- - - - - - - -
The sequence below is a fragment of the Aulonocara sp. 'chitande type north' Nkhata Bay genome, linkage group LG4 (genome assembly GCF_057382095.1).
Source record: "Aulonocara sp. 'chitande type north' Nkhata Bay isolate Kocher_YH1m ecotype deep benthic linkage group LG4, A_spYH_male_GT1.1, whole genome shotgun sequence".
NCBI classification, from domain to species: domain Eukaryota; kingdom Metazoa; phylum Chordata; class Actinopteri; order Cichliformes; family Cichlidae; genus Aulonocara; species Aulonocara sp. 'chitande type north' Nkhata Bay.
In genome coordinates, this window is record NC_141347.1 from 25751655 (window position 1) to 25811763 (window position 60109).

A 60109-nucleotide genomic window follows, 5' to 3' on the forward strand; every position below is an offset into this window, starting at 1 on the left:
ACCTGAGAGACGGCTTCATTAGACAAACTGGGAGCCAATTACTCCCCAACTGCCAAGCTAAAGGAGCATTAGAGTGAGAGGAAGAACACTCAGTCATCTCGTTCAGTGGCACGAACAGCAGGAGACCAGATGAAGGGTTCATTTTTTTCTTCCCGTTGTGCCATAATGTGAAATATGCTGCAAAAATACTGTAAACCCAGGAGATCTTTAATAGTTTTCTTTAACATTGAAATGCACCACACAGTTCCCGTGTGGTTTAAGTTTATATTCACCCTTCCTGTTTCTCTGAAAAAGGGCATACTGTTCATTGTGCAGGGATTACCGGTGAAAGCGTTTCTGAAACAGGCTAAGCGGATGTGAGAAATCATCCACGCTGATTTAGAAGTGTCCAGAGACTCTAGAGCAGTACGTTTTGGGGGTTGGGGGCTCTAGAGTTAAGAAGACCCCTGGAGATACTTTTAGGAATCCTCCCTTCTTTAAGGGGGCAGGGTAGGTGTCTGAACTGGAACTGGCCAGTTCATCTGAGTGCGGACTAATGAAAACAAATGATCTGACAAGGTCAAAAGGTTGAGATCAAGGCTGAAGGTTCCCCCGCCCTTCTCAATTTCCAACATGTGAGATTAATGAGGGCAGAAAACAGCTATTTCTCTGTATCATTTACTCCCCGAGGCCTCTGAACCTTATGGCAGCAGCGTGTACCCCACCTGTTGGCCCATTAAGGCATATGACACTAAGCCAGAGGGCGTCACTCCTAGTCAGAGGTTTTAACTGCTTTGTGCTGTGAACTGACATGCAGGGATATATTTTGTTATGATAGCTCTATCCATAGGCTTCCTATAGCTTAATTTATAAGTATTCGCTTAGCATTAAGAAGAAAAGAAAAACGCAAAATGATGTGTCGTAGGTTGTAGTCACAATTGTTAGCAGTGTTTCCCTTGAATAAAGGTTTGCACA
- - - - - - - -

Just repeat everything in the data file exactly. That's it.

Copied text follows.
The sequence below is a fragment of the Aulonocara sp. 'chitande type north' Nkhata Bay genome, linkage group LG4 (genome assembly GCF_057382095.1).
Source record: "Aulonocara sp. 'chitande type north' Nkhata Bay isolate Kocher_YH1m ecotype deep benthic linkage group LG4, A_spYH_male_GT1.1, whole genome shotgun sequence".
NCBI classification, from domain to species: domain Eukaryota; kingdom Metazoa; phylum Chordata; class Actinopteri; order Cichliformes; family Cichlidae; genus Aulonocara; species Aulonocara sp. 'chitande type north' Nkhata Bay.
In genome coordinates, this window is record NC_141347.1 from 25751655 (window position 1) to 25811763 (window position 60109).

A 60109-nucleotide genomic window follows, 5' to 3' on the forward strand; every position below is an offset into this window, starting at 1 on the left:
ACCTGAGAGACGGCTTCATTAGACAAACTGGGAGCCAATTACTCCCCAACTGCCAAGCTAAAGGAGCATTAGAGTGAGAGGAAGAACACTCAGTCATCTCGTTCAGTGGCACGAACAGCAGGAGACCAGATGAAGGGTTCATTTTTTTCTTCCCGTTGTGCCATAATGTGAAATATGCTGCAAAAATACTGTAAACCCAGGAGATCTTTAATAGTTTTCTTTAACATTGAAATGCACCACACAGTTCCCGTGTGGTTTAAGTTTATATTCACCCTTCCTGTTTCTCTGAAAAAGGGCATACTGTTCATTGTGCAGGGATTACCGGTGAAAGCGTTTCTGAAACAGGCTAAGCGGATGTGAGAAATCATCCACGCTGATTTAGAAGTGTCCAGAGACTCTAGAGCAGTACGTTTTGGGGGTTGGGGGCTCTAGAGTTAAGAAGACCCCTGGAGATACTTTTAGGAATCCTCCCTTCTTTAAGGGGGCAGGGTAGGTGTCTGAACTGGAACTGGCCAGTTCATCTGAGTGCGGACTAATGAAAACAAATGATCTGACAAGGTCAAAAGGTTGAGATCAAGGCTGAAGGTTCCCCCGCCCTTCTCAATTTCCAACATGTGAGATTAATGAGGGCAGAAAACAGCTATTTCTCTGTATCATTTACTCCCCGAGGCCTCTGAACCTTATGGCAGCAGCGTGTACCCCACCTGTTGGCCCATTAAGGCATATGACACTAAGCCAGAGGGCGTCACTCCTAGTCAGAGGTTTTAACTGCTTTGTGCTGTGAACTGACATGCAGGGATATATTTTGTTATGATAGCTCTATCCATAGGCTTCCTATAGCTTAATTTATAAGTATTCGCTTAGCATTAAGAAGAAAAGAAAAACGCAAAATGATGTGTCGTAGGTTGTAGTCACAATTGTTAGCAGTGTTTCCCTTGAATAAAGGTTTGCACA